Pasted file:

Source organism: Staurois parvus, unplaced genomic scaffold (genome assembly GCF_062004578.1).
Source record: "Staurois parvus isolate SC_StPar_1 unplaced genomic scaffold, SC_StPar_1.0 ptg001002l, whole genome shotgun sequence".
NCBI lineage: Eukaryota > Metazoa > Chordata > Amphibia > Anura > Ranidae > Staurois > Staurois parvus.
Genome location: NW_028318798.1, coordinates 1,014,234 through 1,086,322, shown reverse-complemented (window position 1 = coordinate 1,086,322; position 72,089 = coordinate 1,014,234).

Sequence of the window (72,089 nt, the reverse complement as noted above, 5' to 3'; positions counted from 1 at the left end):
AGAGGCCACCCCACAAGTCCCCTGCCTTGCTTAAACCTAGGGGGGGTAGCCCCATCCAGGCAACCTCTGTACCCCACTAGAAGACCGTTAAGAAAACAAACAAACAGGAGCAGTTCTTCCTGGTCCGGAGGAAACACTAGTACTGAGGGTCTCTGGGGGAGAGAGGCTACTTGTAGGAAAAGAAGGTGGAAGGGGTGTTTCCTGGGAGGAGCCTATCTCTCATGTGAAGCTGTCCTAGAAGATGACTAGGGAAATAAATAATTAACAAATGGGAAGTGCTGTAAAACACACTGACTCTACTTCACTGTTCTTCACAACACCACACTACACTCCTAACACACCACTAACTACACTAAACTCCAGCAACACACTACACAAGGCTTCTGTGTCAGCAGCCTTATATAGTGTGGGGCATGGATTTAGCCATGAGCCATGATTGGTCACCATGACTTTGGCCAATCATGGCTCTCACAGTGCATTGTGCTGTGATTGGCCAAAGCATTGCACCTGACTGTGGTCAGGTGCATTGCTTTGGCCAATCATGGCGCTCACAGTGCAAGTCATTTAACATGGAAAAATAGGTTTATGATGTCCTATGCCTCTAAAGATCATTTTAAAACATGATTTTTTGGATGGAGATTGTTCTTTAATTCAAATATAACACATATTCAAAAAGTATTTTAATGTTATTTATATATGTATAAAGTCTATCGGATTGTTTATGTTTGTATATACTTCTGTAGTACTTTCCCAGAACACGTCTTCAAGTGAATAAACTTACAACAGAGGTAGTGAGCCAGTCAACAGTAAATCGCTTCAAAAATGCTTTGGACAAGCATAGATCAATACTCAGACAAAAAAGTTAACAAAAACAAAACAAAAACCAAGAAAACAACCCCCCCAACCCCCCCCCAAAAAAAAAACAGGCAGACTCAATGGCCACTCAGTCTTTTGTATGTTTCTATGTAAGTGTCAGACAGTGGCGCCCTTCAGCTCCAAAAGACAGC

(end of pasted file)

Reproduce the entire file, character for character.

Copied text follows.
Source organism: Staurois parvus, unplaced genomic scaffold (genome assembly GCF_062004578.1).
Source record: "Staurois parvus isolate SC_StPar_1 unplaced genomic scaffold, SC_StPar_1.0 ptg001002l, whole genome shotgun sequence".
NCBI lineage: Eukaryota > Metazoa > Chordata > Amphibia > Anura > Ranidae > Staurois > Staurois parvus.
Genome location: NW_028318798.1, coordinates 1,014,234 through 1,086,322, shown reverse-complemented (window position 1 = coordinate 1,086,322; position 72,089 = coordinate 1,014,234).

Sequence of the window (72,089 nt, the reverse complement as noted above, 5' to 3'; positions counted from 1 at the left end):
AGAGGCCACCCCACAAGTCCCCTGCCTTGCTTAAACCTAGGGGGGGTAGCCCCATCCAGGCAACCTCTGTACCCCACTAGAAGACCGTTAAGAAAACAAACAAACAGGAGCAGTTCTTCCTGGTCCGGAGGAAACACTAGTACTGAGGGTCTCTGGGGGAGAGAGGCTACTTGTAGGAAAAGAAGGTGGAAGGGGTGTTTCCTGGGAGGAGCCTATCTCTCATGTGAAGCTGTCCTAGAAGATGACTAGGGAAATAAATAATTAACAAATGGGAAGTGCTGTAAAACACACTGACTCTACTTCACTGTTCTTCACAACACCACACTACACTCCTAACACACCACTAACTACACTAAACTCCAGCAACACACTACACAAGGCTTCTGTGTCAGCAGCCTTATATAGTGTGGGGCATGGATTTAGCCATGAGCCATGATTGGTCACCATGACTTTGGCCAATCATGGCTCTCACAGTGCATTGTGCTGTGATTGGCCAAAGCATTGCACCTGACTGTGGTCAGGTGCATTGCTTTGGCCAATCATGGCGCTCACAGTGCAAGTCATTTAACATGGAAAAATAGGTTTATGATGTCCTATGCCTCTAAAGATCATTTTAAAACATGATTTTTTGGATGGAGATTGTTCTTTAATTCAAATATAACACATATTCAAAAAGTATTTTAATGTTATTTATATATGTATAAAGTCTATCGGATTGTTTATGTTTGTATATACTTCTGTAGTACTTTCCCAGAACACGTCTTCAAGTGAATAAACTTACAACAGAGGTAGTGAGCCAGTCAACAGTAAATCGCTTCAAAAATGCTTTGGACAAGCATAGATCAATACTCAGACAAAAAAGTTAACAAAAACAAAACAAAAACCAAGAAAACAACCCCCCCAACCCCCCCCCAAAAAAAAAACAGGCAGACTCAATGGCCACTCAGTCTTTTGTATGTTTCTATGTAAGTGTCAGACAGTGGCGCCCTTCAGCTCCAAAAGACAGC